Living life with cancer is difficult, to say the least. The physical and emotional stresses of the disease, as well as the treatment side effects, may make it impossible to work while fighting the disease. It feels disabling to receive a diagnosis of any type, grade, and stage of cancer. You may not be able to work during your course of treatment. And you can experience residual side effects, and for months afterward you may not be able to return to work. We understand these factors can create a debilitating financial situation. But, what are the regulations regarding Social Security disability benefits and cancer? Does cancer qualify as a disability?
Quick Breakdown of Qualifications
Qualifying for benefits (such as SSDI and SSI) for particular types of aggressive cancer can be straightforward such as pancreatic, liver, thyroid, mesothelioma and esophageal. For other kinds, you need to provide the Social Security Administration with sufficient evidence that your cancer fulfills the official SSA listing and that the symptoms and treatments limit you so much that you cannot work. Inoperable cancers or those unresectable with surgery, or if the condition recurs after treatment, or that metastasized to other places are eligible for benefits.
Surgery or Treatment is Not Successful
- Unresectable: If you had surgery and it was not able to completely remove the tumor, it is termed unresectable. Furthermore, if your surgical margins are positive following surgery, it will also be deemed unresectable. Therefore, you will qualify for benefits under most of the cancer listings.
- Recurrent: If you have a tumor removed and it comes back in an area near the original site, or if it returns after chemo or therapy it is considered recurrent under the SSA listings for cancer. Included under the SSA listings are cancers of the lung, colon, kidneys, prostate, testicular, uterine, and ovarian. It is applicable even if there is a considerable time lapse between the first occurrence and the second. The exception to the rule is carcinoma of the breast.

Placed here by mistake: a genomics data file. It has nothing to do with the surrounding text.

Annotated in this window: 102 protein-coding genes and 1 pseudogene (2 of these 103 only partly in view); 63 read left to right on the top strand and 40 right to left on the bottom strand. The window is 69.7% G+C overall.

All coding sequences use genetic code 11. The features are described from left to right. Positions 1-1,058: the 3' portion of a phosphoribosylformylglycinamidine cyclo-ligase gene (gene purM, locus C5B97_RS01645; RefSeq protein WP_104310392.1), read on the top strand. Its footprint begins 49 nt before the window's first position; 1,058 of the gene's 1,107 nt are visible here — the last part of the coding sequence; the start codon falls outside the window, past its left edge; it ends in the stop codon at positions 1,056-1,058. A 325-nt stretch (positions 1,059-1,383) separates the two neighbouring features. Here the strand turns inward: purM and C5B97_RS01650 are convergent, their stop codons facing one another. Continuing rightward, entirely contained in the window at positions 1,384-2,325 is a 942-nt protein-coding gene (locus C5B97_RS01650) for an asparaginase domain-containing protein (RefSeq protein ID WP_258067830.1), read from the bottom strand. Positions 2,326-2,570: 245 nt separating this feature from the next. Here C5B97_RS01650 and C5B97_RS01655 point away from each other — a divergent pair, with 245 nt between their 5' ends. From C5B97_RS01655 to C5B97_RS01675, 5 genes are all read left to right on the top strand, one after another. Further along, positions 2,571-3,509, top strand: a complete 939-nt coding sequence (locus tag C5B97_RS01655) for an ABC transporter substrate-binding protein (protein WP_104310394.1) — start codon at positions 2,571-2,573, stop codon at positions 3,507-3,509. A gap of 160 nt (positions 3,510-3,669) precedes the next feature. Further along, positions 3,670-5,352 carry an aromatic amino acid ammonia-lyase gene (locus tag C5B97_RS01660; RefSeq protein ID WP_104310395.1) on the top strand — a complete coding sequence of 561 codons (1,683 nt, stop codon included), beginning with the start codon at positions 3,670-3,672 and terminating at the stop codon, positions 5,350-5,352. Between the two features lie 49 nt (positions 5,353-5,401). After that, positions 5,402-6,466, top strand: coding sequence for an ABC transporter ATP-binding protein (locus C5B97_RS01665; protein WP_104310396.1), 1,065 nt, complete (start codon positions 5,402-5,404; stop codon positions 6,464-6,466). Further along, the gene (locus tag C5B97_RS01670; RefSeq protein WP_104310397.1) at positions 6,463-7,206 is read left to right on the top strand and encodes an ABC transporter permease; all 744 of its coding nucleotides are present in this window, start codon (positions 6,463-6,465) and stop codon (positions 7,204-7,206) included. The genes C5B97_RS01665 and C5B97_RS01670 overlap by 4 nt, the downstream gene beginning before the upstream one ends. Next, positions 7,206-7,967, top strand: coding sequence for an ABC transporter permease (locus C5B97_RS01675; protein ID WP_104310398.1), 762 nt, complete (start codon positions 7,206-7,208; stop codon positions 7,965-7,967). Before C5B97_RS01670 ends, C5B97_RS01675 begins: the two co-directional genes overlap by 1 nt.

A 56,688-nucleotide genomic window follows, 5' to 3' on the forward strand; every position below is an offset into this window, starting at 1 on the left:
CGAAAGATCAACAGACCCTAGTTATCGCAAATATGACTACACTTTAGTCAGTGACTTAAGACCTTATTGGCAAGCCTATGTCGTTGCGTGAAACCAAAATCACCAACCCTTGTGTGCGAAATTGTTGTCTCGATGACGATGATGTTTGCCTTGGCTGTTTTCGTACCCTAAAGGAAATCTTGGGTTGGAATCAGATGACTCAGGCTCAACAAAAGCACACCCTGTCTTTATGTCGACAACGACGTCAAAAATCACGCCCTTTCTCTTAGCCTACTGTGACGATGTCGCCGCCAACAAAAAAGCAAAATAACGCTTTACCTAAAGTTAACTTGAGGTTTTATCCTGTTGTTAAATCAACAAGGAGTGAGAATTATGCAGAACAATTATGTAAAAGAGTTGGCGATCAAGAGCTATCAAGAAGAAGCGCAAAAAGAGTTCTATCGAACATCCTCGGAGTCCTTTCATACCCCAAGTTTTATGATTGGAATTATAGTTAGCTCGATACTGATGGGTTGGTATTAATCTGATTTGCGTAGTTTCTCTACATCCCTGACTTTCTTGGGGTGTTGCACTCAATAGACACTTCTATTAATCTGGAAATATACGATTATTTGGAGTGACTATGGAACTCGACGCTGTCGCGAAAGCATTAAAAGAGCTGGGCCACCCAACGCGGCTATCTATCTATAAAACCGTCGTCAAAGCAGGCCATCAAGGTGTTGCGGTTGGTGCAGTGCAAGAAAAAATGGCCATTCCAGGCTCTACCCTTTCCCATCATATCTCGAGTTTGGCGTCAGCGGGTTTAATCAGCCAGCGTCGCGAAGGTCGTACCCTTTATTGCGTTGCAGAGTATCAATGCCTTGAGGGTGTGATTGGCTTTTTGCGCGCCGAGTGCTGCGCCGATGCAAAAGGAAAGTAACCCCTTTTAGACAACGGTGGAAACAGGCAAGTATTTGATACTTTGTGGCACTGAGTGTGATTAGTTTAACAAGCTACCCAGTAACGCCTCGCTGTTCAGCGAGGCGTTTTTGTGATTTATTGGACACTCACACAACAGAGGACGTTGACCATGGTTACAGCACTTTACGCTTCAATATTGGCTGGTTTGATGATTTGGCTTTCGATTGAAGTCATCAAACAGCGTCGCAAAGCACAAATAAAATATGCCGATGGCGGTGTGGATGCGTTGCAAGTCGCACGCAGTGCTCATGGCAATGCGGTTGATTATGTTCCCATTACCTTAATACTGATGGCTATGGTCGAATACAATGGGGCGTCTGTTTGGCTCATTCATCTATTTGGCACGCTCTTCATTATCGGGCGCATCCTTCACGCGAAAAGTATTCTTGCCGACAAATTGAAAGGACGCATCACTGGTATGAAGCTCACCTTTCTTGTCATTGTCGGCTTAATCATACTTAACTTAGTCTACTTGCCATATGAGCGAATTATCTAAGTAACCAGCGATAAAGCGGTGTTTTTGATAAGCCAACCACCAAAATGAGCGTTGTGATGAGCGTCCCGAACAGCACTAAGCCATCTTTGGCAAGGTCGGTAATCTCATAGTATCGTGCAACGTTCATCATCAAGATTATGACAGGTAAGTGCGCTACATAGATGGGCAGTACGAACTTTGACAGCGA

- Inoperable: If you are diagnosed inoperable, you are eligible for most of the cancer listings.
- Lymphedema: If you have had surgery, and you experience lymphedema, your condition is therefore evaluated under the musculoskeletal or cardiovascular listings. Lymphedema is a chronic swelling of an arm or leg, and can occur after any cancer surgery, but especially breast cancer and melanoma.
The Cancer Has Spread
Distant Metastasis is cancer that spreads to other parts of your body.
The SSA’s lists this complication as metastases beyond the regional lymph nodes. In this instance, the applicant qualifies for automatic approval, even after the removal of the original lesion or tumor. However, if the prognosis is that the secondary tumors will respond to treatment, the SSA may wait to approve until they see the outcome. You must still provide appropriate medical documentation in support of your claim.
Debilitating Side Effects
Many patients can undergo chemotherapy or radiation and continue to work and function in daily life. However, for others, cancer treatment totally knocks them down. Side effects include nausea, vomiting, diarrhea, fatigue, weakness, skin, and mental ailments. Unfortunately, you will find it difficult to qualify solely for this. Often the side effects are temporary and will not meet the SSA’s time requirement. If you do experience side effects for an extensive period, you will need to have documented the side effects in a journal. It is also helpful to provide statements from people who have witnessed your journey.
Long-Term Side Effects
There are long-term impairments associated with chemotherapy and radiation. Interestingly, you may qualify for SSDI because of the effects the treatment have on other parts of your body. Such impairments include:
- heart problems
- liver problems
- lung disease
- bone weakness
- cataracts, and
- reproductive disorders
- intestinal problems
- cognitive dysfunction
Hence, if you develop any of these conditions as a result of your cancer treatment, the SSA then evaluates the impairment on its own, without considering cancer.
Three Year Rule
If your initial cancer treatment is successful, and you have no recurrence for three years, your illness no longer meets the SSA’s disability listing. However, the three-year rule also means that your SSDI decision stands for a minimum of three years. And, most noteworthy, even if cancer has been successfully treated before the end of the three years.
Finally, in conclusion, the one-year time requirement to qualify for disability benefits is the same for cancer, just as any other medical condition. The topic of Social Security disability benefits and cancer is quite complicated. Contact Disability Support Services and we can help. Schedule an appointment today.